Engormix/Pig Industry/Technical articles

Impact of in-feed antibiotic regimens on pig performance and expression of clinical and subclinical diseases

Published on: 4/15/2014
Author/s : Dr. Mike Brumm, PhD; Paul Yeske, DVM, MS; Timothy J. Loula, DVM (SVC Research, LLC, St Peter, Minnesota)

Determine the impact of purge and continuous feed additive regimens in grow-finish for the control of ileitis and respiratory disease caused by P. multocida as expressed through improved performance parameters of improved feed intake, growth rate and feed conversion.

Materials and methods

During the grow-finish period starting at 45 days post-weaning (avg. wt.47lbs) dietary treatments were:

1. (CONTRL) Control – no feed additives to slaughter
2. (CTCDNPUL) Chlortetracycline (CTC)/Denagard® (400/35 g/t) for 2 weeks followed by control to slaughter
3. (CTCPUL) CTC (400 g/t) for 2 weeks followed by control to slaughter
4. (NOVRTS) CTC/Denagard® (400/35 g/t) for 2 weeks, CTC (400 g/t) for 2 weeks, Tylan®(20 g/t) for 2 weeks, CTC/Denagard® (400/35 g/t) for 2 weeks and Tylan® (10 g/t) to slaughter
5. (TYLPUL) Tylan® (40 g/t) for 2 weeks followed by control to slaughter
6. (TYSTEP) Tylan® (40 g/t) for 4 weeks, 20 g/t for 4 weeks and 10 g/t thereafter.
There were a total of 36 pens of pigs placed on-test at weaning with 52 pigs per 10’ × 18’ fully slatted pen in a randomized complete block experimental design with wean date/pen location within the barn used as the blocking factor. Each pen in the tunnel ventilated facility had a 4-hole wean-finish feeder and 2 wean-finish cup drinkers.

Pigs (PIC 337 × Camborough®) were weaned from 2 filtered farrowing sites that were PRRS and M. hyopneumoniae negative. At arrival, pigs were individually ear tagged, weighed and assigned to pens such that pig weight and variation in weight within pen across all pens weaned on the same date were similar.

Pigs were vaccinated at weaning and on day 30 post-wean for PCV (Schering-Plough/Intervet Circumvent®PCV). On day 30 postwean pigs were vaccinated with Newport Laboratories 12063 autogenous bacterin (Haemophilus parasuis, Strep suis, Actinobacillus suis, and Mycoplasma hyopnuemoniae) used by the production system. On day 36 post-wean pigs received oral vaccines for erysipelas, salmonella, and ileitis (Boehringer Ingelheim Vetmedica).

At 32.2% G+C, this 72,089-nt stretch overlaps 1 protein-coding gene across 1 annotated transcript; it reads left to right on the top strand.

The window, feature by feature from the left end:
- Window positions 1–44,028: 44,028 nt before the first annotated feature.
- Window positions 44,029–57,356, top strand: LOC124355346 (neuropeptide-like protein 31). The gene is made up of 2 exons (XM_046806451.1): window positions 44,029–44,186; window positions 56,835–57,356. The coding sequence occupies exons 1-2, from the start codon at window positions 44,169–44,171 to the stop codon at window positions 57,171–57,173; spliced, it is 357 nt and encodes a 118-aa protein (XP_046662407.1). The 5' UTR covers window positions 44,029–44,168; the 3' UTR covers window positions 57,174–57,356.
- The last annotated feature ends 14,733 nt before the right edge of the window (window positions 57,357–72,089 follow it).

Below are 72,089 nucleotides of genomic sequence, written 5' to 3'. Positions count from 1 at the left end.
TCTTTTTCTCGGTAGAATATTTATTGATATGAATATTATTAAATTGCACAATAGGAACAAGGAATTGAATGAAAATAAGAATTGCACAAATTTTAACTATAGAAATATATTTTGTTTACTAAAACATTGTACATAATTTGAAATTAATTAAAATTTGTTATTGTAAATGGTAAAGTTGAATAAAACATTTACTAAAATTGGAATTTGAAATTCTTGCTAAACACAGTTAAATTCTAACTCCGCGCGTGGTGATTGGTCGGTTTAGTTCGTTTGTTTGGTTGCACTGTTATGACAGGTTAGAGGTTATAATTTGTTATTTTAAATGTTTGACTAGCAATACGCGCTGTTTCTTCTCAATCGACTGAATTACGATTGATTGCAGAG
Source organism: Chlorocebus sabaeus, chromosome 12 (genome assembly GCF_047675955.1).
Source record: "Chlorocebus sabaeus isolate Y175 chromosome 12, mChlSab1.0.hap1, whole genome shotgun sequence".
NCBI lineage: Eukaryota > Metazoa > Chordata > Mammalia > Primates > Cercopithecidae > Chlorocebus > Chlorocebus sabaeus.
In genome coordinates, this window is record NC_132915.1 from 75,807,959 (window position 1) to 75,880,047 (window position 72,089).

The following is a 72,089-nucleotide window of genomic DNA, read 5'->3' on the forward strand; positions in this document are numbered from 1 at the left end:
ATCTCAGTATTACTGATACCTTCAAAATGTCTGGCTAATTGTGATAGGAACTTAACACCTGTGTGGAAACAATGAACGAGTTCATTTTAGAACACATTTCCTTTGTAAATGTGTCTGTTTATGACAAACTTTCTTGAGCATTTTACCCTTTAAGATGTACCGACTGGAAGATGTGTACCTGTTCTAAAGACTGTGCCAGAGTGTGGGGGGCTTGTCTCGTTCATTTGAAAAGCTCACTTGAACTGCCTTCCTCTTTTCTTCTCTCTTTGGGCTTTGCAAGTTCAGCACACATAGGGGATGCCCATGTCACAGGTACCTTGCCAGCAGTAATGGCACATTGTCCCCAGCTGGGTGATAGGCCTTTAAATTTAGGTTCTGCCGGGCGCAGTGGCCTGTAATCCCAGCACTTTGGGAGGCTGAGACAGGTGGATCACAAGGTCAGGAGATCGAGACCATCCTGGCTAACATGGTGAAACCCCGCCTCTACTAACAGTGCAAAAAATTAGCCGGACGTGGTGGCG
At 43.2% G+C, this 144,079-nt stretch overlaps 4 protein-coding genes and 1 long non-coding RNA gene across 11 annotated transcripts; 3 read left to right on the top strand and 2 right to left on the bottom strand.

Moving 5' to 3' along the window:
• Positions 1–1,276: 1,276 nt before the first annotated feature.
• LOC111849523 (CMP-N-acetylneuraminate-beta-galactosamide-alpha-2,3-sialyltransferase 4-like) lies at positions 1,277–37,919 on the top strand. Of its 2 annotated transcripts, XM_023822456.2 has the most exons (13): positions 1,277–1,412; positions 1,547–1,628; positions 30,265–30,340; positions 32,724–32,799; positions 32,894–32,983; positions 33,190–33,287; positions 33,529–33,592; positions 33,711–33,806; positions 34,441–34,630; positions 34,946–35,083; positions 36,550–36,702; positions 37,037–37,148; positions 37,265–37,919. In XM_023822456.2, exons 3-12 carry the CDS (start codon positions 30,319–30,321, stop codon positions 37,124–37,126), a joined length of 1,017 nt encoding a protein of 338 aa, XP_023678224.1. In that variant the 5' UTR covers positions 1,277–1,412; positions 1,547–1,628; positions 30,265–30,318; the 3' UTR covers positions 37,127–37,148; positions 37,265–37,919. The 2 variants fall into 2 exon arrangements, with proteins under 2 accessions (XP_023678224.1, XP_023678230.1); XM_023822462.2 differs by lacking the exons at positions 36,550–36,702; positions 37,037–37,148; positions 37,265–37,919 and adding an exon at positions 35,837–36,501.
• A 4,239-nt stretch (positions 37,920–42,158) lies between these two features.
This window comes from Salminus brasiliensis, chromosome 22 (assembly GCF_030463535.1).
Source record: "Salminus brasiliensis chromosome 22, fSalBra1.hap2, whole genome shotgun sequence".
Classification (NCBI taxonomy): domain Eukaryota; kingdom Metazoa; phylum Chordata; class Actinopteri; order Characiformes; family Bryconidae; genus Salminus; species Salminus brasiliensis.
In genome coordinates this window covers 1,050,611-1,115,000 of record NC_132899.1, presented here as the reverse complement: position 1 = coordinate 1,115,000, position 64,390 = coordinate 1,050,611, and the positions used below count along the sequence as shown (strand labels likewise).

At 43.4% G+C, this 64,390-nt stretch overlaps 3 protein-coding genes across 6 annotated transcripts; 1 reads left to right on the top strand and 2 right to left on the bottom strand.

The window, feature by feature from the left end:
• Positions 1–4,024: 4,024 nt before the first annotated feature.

At approximately 47 lb bodyweight, the pigs were individually weighed with the gilts removed to room 1 and barrows remaining in room 2 (36 pens/sex (room)) at the research site. A total of 4 pigs were randomly removed from pens at this time to minimize differences in pigs per pen within a block due to death loss during the double stock period. A total of 1800 pigs began the growfinish phase of the experiment (CONTL–301, CTDNPUL–297, CTCPUL-299, NOVRTS-301, TYLPUL-300 and TYSTEP-302 head). Diets during the grow-finish period contained 30% DDGS until just prior to slaughter when the DDGS level was reduced to 15%. SID lysine declined from 1.14% to 0.68% over the course of the trial. Diets were changed on each weigh date.

Pens were weighed every 2 weeks. All pigs were individually weighed prior to removal of the first pig from a room for sale to slaughter and all pigs remaining were individually weighed at each subsequent sale date. The method of sale to slaughter was to remove 5 pigs/pen at the first sale, 5 pigs per pen on the next week’s sale day, and the remaining pigs 2 weeks after the second sale. Sale of gilts began one week after sale of barrows.